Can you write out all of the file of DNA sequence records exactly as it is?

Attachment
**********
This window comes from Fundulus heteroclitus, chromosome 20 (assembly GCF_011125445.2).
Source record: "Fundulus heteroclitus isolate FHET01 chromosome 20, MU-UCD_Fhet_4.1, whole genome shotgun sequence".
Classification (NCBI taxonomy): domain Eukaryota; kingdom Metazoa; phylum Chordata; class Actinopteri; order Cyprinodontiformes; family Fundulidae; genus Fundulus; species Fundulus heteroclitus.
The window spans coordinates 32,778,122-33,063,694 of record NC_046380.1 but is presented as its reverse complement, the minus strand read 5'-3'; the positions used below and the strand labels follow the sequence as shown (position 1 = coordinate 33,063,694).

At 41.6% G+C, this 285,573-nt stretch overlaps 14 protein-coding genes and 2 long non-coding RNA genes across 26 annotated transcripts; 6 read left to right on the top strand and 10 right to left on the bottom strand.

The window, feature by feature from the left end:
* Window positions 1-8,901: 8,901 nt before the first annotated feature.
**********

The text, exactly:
This window comes from Fundulus heteroclitus, chromosome 20 (assembly GCF_011125445.2).
Source record: "Fundulus heteroclitus isolate FHET01 chromosome 20, MU-UCD_Fhet_4.1, whole genome shotgun sequence".
Classification (NCBI taxonomy): domain Eukaryota; kingdom Metazoa; phylum Chordata; class Actinopteri; order Cyprinodontiformes; family Fundulidae; genus Fundulus; species Fundulus heteroclitus.
The window spans coordinates 32,778,122-33,063,694 of record NC_046380.1 but is presented as its reverse complement, the minus strand read 5'-3'; the positions used below and the strand labels follow the sequence as shown (position 1 = coordinate 33,063,694).

At 41.6% G+C, this 285,573-nt stretch overlaps 14 protein-coding genes and 2 long non-coding RNA genes across 26 annotated transcripts; 6 read left to right on the top strand and 10 right to left on the bottom strand.

The window, feature by feature from the left end:
* Window positions 1-8,901: 8,901 nt before the first annotated feature.